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A Volcano Beneath the Snow

A Volcano Beneath the Snow: John Brown’s War Against Slavery by Albert Marrin
Knopf, April 2014
Reviewed from final copy

JOHN BROWN TAKE THE WHEEL is probably not how you expected this review to start, but let’s embrace the unexpected and just go with it. With four stars and some rave reviews happening, Albert Marrin’s A Volcano Beneath the Snow is definitely getting some love here and there.

Let’s start with my favorite stuff. I love how very thorough Marrin allows his text to be. Volcano reminds me of a reverse version of Aronson’s Sugar Changed the World — both are books that illustrate how history is really everything: science and technology, people and decisions, philosophy, psychology, and events. Sugar, of course, uses one product to look at the history of an entire hemisphere. Here, Marrin is using the lens of John Brown to look at slavery and the US Civil War, and so we have a book that uses a particular biography to examine history. Marrin is respectful of both the subject and the reader with this approach, and he uses it to great effect, covering a lot of ground. For being a history of antislavery movement in the US, this has a wonderfully global perspective; nothing is allowed to be described in a vacuum. Volcano is full of context.

There are liberal amounts of footnotes and endnotes (nice, long bibliography), and lots of pictures to accompany the text. Marrin is judicious in using his source material; there are carefully chosen quotes and footnotes that work well to bring the history to life.

As far as flaws go, my gripes are minimal. Sometimes there’s a little bit of a tone to the word choices that make this read feel slightly younger. Or maybe it’s that he used exclamation points a few times, and that stood out to me? (I KNOW, YOU GUYS. I KNOW. Deploy irony now: !!!!) I’ll be the first to admit that’s a pretty superficial (and likely personal) problem to have. Overall, this is a solid read…but it’s a strong year for nonfiction. Romanovs is getting a lot of love, of course (I’ve been putting it off because it’s already been covered here; I’m sure I’ll get to it in January). Obviously we cannot forget Brown Girl Dreaming (another read that I’ll get to). Karyn had previously pegged How I Discovered Poetry as a dark horse contender, and I would love (love) a surprise medal awarded to Beyond Magenta (looooooove). Volcano is thoughtful and generally respectful to its audience. Do you think it will be in the final five come January?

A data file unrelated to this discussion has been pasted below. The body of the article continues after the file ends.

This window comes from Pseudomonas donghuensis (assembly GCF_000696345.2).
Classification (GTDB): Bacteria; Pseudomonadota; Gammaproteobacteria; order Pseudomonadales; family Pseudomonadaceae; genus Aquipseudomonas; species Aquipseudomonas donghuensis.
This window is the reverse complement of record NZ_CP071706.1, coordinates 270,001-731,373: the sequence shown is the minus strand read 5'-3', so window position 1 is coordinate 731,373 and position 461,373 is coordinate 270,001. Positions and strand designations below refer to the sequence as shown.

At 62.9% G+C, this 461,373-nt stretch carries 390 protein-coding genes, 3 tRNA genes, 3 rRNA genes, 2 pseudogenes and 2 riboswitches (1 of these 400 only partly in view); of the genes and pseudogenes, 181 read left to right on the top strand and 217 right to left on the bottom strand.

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About Sarah Couri

Sarah Couri is a librarian at Grace Church School's High School Division, and has served on a number of YALSA committees, including Quick Picks, Great Graphic Novels, and (most pertinently!) the 2011 Printz Committee. Her opinions do not reflect the attitudes or opinions of SLJ, GCS, YALSA, or any other institutions with which she is affiliated. Find her on Twitter @scouri or e-mail her at scouri35 at gmail dot com.

Comments

  1. I’m a big, big fan of this book and so very glad to see you considering it here. I do agree it has stiff competition in terms of nonfiction this year, but even if it doesn’t place award-wise, hope people do take a good look at it.

    I just so liked the way Marrin uses the individual Brown as a fulcrum on which to explore slavery, politics, war, religion, terrorism, and so much more. Since it is better than what I can dash off now, here’s a bit of what I wrote on my blog about this title, “By placing Brown deeply within the context of his time, Marrin gives a unique and fascinating perspective on familiar and less familiar aspects of actions, people, and the ideas that led up to the Civil War. His portraits of Brown, Lincoln, and many other players are highly complicated, fascinating, and thought-provoking. While the concepts in play are not always simple, Marrin writes about them clearly and elegantly, trusting in the intelligence of his young readers. This is a book that makes you think. Hard.”

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